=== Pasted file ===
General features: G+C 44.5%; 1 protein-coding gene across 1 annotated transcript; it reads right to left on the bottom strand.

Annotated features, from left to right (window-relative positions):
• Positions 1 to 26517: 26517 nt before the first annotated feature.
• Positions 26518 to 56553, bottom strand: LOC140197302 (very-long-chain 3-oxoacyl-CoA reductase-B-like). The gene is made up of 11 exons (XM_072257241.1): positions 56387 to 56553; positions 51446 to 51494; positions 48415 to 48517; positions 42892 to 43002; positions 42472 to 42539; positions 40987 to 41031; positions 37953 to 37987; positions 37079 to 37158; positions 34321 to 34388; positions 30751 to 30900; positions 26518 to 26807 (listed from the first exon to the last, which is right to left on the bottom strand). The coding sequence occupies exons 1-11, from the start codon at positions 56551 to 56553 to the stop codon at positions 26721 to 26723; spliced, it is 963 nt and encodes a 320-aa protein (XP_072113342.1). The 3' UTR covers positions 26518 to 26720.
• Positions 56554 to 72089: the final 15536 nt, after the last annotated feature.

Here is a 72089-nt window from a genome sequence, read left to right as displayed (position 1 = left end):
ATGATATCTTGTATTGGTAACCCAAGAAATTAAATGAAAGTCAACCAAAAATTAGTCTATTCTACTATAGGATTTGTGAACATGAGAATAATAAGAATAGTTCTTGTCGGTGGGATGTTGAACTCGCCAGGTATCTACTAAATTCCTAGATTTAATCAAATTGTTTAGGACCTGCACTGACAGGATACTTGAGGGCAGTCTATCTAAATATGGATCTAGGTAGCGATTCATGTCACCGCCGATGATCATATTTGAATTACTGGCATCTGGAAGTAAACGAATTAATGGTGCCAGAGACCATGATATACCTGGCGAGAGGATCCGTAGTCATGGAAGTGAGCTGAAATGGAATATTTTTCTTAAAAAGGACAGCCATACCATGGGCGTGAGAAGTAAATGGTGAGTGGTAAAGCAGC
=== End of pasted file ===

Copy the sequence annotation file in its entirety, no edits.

General features: G+C 44.5%; 1 protein-coding gene across 1 annotated transcript; it reads right to left on the bottom strand.

Annotated features, from left to right (window-relative positions):
• Positions 1 to 26517: 26517 nt before the first annotated feature.
• Positions 26518 to 56553, bottom strand: LOC140197302 (very-long-chain 3-oxoacyl-CoA reductase-B-like). The gene is made up of 11 exons (XM_072257241.1): positions 56387 to 56553; positions 51446 to 51494; positions 48415 to 48517; positions 42892 to 43002; positions 42472 to 42539; positions 40987 to 41031; positions 37953 to 37987; positions 37079 to 37158; positions 34321 to 34388; positions 30751 to 30900; positions 26518 to 26807 (listed from the first exon to the last, which is right to left on the bottom strand). The coding sequence occupies exons 1-11, from the start codon at positions 56551 to 56553 to the stop codon at positions 26721 to 26723; spliced, it is 963 nt and encodes a 320-aa protein (XP_072113342.1). The 3' UTR covers positions 26518 to 26720.
• Positions 56554 to 72089: the final 15536 nt, after the last annotated feature.

Here is a 72089-nt window from a genome sequence, read left to right as displayed (position 1 = left end):
ATGATATCTTGTATTGGTAACCCAAGAAATTAAATGAAAGTCAACCAAAAATTAGTCTATTCTACTATAGGATTTGTGAACATGAGAATAATAAGAATAGTTCTTGTCGGTGGGATGTTGAACTCGCCAGGTATCTACTAAATTCCTAGATTTAATCAAATTGTTTAGGACCTGCACTGACAGGATACTTGAGGGCAGTCTATCTAAATATGGATCTAGGTAGCGATTCATGTCACCGCCGATGATCATATTTGAATTACTGGCATCTGGAAGTAAACGAATTAATGGTGCCAGAGACCATGATATACCTGGCGAGAGGATCCGTAGTCATGGAAGTGAGCTGAAATGGAATATTTTTCTTAAAAAGGACAGCCATACCATGGGCGTGAGAAGTAAATGGTGAGTGGTAAAGCAGC